This morning President-elect Donald Trump announced Obamacare critic-in-chief Rep. Tom Price as his choice to head the Department of Health and Human Services. Pending Senate confirmation, Price, a six-term Republican legislator from Georgia who has been proposing alternatives to the Affordable Care Act since it was signed into law in 2010, will play a central role in the new administration’s plans to dismantle it. And while he’s made it clear that scrapping the ACA is is a top priority, as the most powerful man in healthcare, he’ll have authority over way more than just insurance coverage.
As HHS Secretary, Price—an orthopedic surgeon before being elected to the legislature in 2004—will assume command of the government’s largest social programs: Medicare and Medicaid. He’ll also have wide authority over agencies like the Food and Drug Administration, the Centers for Disease Control and Prevention, and the National Institutes of Health. Not to mention a hand on the purse strings: HHS is the largest single source of funding for medical research in the world. How exactly he will wield that power is yet to be determined, but policy analysts say a look at his voting record gives some good clues.
“It’s notable that the President-elect appointed a real conservative as opposed to someone more populist,” says Paul Ginsburg, Director of Public Policy at the University of Southern California’s Schaeffer Center, and a Brookings Institution Senior Fellow. “It breaks with the theme of some of the other appointments.” Over the years Price has described himself as a fierce opponent of government waste and an advocate for lower spending. He’s also voted against federal funding for abortion and family planning groups like Planned Parenthood, along with a bill that would have provided four weeks of parental leave for federal employees and a law that now requires the FDA to regulate tobacco as a drug. And he’s in favor of privatizing Medicare—those who qualify would be provided a voucher to be used as a subsidy for private insurance.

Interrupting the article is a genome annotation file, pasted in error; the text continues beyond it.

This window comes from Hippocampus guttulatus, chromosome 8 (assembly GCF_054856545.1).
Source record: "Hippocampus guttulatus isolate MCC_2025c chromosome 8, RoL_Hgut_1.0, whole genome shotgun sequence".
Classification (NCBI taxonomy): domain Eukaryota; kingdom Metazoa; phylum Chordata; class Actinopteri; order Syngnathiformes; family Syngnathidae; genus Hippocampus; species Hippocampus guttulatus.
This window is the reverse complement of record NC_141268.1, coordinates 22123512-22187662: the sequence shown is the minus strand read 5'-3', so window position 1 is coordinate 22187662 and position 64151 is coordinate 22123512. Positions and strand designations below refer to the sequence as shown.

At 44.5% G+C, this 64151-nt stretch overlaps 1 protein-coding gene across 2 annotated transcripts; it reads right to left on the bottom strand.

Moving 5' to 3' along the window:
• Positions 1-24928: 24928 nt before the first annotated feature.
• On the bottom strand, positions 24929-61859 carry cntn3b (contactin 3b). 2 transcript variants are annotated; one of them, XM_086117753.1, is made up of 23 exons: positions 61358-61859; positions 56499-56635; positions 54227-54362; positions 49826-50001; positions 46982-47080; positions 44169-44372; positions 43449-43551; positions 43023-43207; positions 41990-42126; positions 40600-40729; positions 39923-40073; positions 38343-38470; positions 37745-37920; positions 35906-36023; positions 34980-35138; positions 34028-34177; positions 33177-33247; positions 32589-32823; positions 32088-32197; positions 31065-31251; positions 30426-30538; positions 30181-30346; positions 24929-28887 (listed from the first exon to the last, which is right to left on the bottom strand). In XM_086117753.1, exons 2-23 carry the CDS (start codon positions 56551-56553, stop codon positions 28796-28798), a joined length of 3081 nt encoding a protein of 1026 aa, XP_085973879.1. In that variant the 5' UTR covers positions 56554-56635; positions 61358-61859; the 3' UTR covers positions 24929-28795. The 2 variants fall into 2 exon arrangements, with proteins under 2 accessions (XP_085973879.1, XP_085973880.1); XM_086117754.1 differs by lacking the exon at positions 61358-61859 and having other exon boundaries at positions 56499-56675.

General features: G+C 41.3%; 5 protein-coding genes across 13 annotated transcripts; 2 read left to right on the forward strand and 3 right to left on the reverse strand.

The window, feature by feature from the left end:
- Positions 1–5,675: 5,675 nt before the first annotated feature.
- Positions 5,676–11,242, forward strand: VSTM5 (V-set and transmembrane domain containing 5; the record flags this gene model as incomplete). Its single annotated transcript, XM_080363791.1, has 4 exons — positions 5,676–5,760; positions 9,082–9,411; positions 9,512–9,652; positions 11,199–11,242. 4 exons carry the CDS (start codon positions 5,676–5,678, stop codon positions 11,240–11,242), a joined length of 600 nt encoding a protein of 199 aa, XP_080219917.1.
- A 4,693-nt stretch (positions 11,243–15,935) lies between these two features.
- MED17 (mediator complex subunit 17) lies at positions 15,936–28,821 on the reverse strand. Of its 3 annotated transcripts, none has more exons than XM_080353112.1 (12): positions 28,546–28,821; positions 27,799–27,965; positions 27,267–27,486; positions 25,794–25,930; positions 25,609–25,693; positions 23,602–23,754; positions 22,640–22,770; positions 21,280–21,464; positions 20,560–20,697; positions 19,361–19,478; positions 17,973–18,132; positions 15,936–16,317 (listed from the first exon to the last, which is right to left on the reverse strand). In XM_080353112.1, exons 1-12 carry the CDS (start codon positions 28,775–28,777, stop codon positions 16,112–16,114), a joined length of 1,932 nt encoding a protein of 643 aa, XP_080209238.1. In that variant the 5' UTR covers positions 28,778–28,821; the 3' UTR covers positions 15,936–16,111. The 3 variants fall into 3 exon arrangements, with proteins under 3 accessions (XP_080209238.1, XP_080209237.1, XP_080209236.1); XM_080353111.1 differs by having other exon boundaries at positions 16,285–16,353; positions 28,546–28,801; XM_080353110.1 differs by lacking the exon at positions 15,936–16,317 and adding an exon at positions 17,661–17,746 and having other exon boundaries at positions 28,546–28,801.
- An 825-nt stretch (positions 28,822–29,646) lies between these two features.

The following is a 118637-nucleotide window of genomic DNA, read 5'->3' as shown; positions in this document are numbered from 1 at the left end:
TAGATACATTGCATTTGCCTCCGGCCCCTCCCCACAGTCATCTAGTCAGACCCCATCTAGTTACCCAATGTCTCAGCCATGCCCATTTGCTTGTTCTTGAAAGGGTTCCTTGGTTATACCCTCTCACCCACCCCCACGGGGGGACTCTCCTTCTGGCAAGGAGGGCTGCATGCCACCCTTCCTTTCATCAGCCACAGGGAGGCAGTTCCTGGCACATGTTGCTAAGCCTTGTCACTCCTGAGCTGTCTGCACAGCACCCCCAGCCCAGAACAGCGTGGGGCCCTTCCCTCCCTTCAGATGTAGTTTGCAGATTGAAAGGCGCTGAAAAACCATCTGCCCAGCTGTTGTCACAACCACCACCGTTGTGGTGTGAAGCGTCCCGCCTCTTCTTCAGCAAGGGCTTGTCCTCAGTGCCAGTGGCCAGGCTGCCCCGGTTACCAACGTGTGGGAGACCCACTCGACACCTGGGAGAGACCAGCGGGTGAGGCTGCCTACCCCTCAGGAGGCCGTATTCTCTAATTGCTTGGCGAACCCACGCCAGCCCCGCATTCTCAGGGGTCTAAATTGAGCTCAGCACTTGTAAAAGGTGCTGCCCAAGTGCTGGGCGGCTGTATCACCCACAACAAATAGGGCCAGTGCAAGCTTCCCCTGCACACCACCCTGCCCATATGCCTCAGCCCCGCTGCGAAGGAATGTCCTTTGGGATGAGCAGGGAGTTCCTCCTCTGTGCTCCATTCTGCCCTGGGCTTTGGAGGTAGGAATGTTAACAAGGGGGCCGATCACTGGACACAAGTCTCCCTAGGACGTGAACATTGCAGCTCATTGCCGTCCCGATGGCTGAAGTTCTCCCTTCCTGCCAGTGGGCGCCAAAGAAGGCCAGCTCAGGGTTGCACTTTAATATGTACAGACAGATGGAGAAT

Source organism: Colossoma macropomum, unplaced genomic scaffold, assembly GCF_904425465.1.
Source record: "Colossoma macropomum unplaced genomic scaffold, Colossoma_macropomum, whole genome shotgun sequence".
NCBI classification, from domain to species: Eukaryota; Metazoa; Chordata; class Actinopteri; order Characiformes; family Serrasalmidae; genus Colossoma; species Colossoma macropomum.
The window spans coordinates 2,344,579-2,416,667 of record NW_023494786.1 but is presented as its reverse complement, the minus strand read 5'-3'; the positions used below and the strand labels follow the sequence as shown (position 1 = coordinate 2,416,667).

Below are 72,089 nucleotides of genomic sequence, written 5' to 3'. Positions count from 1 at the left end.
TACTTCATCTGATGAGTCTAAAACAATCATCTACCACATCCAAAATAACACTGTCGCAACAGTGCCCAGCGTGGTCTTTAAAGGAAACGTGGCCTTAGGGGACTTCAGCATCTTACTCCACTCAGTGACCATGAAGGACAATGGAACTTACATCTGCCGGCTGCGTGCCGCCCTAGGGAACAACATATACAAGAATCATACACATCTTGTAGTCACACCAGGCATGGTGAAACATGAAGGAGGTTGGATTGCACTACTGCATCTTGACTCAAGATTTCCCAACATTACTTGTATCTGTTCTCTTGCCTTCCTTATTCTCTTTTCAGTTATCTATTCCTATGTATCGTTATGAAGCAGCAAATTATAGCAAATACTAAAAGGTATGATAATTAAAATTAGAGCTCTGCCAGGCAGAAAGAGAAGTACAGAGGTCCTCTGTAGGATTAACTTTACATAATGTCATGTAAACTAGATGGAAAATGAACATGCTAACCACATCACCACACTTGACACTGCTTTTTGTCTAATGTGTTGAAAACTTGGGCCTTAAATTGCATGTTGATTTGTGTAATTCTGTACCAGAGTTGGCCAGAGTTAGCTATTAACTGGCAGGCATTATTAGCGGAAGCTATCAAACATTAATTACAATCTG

There are also clues in Price’s ACA replacement plan—the Empowering Patients First Act—which is the most detailed of all the Republican proposals to replace Obamacare (including Paul Ryan’s), and the least generous, especially to the sick, old, and poor. It would leave in place the basic structure of the insurance exchanges but replace the existing income-based subsidy system with age-based tax credits, making the individual market more advantageous for the young and healthy. The plan also lets insurers charge sick people more if they lapse in coverage—up to 150 percent of the standard premium. It also would repeal the expansion of Medicaid, a program that provided more than 12 million low-income Americans with coverage, and replace it with nothing. While these wholesale cuts didn’t make it into the GOP’s comprehensive “Better Way” agenda that Ryan announced in June, many other ideas from Price’s plan did.